Mary knew what was coming as she approached her 13th birthday. And she would have none of it. In a place where babies aren’t recognized as people until they are three “moons” old, because infant mortality is so high, Mary was lucky to have arrived at the ripe old age of 12.
Mary didn’t stick around to be mutilated and married off like so many of her elder peers had been. Instead, Mary ran away to create for herself a different life, one where she could make a real difference to her people.
Female circumcision is still widely, though not universally practiced by the Maasai people in Kenya, according to Wikipedia. It is against the law, but still viewed as essential, even by some girls who may be viewed as unmarriageable if they aren’t circumcised. Most commonly, an outside practitioner using knives and blades fashioned by a blacksmith performs a clitorectomy. The procedure not only leaves women scarred, but also may adversely affect their ability to urinate.
Life for a Maasai woman is not easy. Being seminomadic, their homes are not permanent dwellings. Built by the women on a frame of sticks; mud, cow dung and human urine are used to complete the circular or star shaped homes, called Inkajijik.
Shosho, once Vicki L. Stone, the American founder, of Africa is Life Changing, found Mary in school, living with a Christian religious leader. She was one of only three 8th grade girls in a school with perhaps 100 boys. Shosho challenged the three girls to do well on their final exams, promising that the girl who had the highest score would receive a scholarship to attend the new Africa is Life Changing boarding school for girls, St. Catherine’s School. Having interviewed the three, Shosho anticipated that Mary would be the one who would make the effort to have the highest score.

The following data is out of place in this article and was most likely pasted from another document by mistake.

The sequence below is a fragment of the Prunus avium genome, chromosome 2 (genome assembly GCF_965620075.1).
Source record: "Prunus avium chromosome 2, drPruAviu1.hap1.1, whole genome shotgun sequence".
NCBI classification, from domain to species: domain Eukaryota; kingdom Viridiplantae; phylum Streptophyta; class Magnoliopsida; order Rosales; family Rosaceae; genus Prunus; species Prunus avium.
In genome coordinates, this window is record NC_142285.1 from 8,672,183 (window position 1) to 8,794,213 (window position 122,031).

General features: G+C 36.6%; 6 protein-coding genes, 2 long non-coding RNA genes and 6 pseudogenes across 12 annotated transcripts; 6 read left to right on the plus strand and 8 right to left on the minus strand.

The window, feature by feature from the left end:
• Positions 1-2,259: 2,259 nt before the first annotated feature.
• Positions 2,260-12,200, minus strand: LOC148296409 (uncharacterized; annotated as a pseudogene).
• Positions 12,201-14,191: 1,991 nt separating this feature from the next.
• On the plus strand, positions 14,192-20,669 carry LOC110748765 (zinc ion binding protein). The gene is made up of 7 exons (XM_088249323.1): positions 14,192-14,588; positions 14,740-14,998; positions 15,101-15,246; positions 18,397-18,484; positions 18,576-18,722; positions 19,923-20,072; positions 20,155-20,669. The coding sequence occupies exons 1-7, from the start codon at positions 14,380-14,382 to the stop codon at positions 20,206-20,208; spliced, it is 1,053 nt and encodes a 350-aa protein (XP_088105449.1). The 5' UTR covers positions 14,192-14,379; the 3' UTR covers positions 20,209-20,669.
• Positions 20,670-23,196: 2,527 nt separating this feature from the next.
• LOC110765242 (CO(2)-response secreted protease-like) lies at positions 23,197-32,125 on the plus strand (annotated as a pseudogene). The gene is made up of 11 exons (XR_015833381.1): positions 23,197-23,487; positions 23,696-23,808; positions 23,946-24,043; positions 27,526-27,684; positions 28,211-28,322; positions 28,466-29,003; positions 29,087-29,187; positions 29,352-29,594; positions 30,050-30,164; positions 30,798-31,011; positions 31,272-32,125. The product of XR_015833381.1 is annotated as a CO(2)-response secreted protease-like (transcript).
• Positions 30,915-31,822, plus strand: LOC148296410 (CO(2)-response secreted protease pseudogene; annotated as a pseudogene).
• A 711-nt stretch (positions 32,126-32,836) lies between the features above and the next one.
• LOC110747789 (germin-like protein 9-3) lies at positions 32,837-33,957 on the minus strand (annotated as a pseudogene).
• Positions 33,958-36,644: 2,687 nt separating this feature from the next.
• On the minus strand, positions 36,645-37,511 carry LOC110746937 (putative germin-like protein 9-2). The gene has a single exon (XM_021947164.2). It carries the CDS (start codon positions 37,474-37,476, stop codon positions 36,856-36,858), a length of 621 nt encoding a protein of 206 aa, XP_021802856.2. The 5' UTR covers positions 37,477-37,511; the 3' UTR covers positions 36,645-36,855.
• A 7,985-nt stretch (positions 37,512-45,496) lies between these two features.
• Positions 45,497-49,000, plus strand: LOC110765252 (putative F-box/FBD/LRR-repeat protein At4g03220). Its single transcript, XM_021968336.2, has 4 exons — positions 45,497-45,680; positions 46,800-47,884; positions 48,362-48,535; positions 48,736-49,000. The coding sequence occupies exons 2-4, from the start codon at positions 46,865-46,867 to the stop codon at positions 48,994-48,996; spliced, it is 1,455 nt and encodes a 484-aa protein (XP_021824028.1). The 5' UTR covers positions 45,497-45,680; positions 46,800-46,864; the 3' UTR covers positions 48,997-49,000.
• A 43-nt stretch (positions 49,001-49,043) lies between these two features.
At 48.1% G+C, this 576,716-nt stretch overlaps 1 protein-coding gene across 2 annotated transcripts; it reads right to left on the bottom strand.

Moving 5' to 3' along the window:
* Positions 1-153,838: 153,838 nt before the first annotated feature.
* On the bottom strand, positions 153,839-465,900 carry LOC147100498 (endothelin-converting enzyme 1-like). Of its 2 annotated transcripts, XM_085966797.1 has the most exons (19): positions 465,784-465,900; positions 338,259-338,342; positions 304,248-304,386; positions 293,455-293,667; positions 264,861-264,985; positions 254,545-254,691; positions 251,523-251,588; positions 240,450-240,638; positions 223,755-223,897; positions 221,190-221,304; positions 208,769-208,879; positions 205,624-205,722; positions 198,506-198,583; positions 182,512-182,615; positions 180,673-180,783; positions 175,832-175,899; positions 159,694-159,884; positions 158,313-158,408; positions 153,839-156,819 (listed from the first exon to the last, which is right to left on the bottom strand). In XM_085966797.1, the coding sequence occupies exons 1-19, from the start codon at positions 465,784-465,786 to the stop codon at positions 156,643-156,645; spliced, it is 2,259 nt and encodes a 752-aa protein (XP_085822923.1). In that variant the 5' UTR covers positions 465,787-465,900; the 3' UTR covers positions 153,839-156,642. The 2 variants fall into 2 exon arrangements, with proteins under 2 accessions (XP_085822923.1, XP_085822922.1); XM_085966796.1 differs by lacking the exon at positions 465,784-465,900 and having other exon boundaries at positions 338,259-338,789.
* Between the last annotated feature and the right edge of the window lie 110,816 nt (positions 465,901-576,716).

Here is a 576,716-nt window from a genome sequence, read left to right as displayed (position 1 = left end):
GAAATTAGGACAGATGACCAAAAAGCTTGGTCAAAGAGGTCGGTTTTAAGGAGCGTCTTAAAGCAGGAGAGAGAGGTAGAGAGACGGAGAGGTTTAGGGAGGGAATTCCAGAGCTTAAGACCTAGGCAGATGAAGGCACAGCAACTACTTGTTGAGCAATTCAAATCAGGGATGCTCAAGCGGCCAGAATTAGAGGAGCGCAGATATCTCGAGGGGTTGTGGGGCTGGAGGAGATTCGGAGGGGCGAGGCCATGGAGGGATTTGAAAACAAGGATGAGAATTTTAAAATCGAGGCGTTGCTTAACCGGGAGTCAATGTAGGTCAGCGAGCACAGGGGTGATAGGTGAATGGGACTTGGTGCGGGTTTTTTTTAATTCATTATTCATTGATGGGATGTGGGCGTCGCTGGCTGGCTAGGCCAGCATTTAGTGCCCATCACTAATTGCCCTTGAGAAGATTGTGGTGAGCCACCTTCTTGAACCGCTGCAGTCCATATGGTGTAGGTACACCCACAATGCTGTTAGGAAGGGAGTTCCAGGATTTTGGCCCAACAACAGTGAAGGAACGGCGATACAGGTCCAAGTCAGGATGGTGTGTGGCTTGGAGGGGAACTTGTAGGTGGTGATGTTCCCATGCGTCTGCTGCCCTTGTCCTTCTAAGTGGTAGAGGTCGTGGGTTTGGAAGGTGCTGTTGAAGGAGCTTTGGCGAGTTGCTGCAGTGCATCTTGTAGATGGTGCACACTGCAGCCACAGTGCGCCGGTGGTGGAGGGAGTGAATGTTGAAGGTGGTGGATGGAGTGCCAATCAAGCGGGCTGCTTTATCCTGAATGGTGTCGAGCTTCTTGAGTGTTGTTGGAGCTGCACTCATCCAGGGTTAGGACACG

In fact, Mary earned the highest score on her exam and earned that scholarship spot in the new school. There, she excelled in her subjects and demonstrated her leadership ability. Whenever a teacher asked, “Who would like to…” Shosho says that Mary’s hand was up before the teacher could finish the sentence.
Mary graduated from the high school and went on to college. She has now completed nearly two years at the university and is majoring in education. Shosho says that Mary’s desire is to “Influence her people in many different disciplines.” (Her choice is no doubt a result of the great education she received.)
Africa is Life Changing is an organization that is working to empower women and children in Kenya, battling the AIDS epidemic there through education, medical treatment and community action.
Mary is seen in the photo with Shosho and Africa is Life Changing founder, Sana (Gloria Terry).
Learn more about Africa is Life Changing here.
Mary will leave her mark on the world. Will you?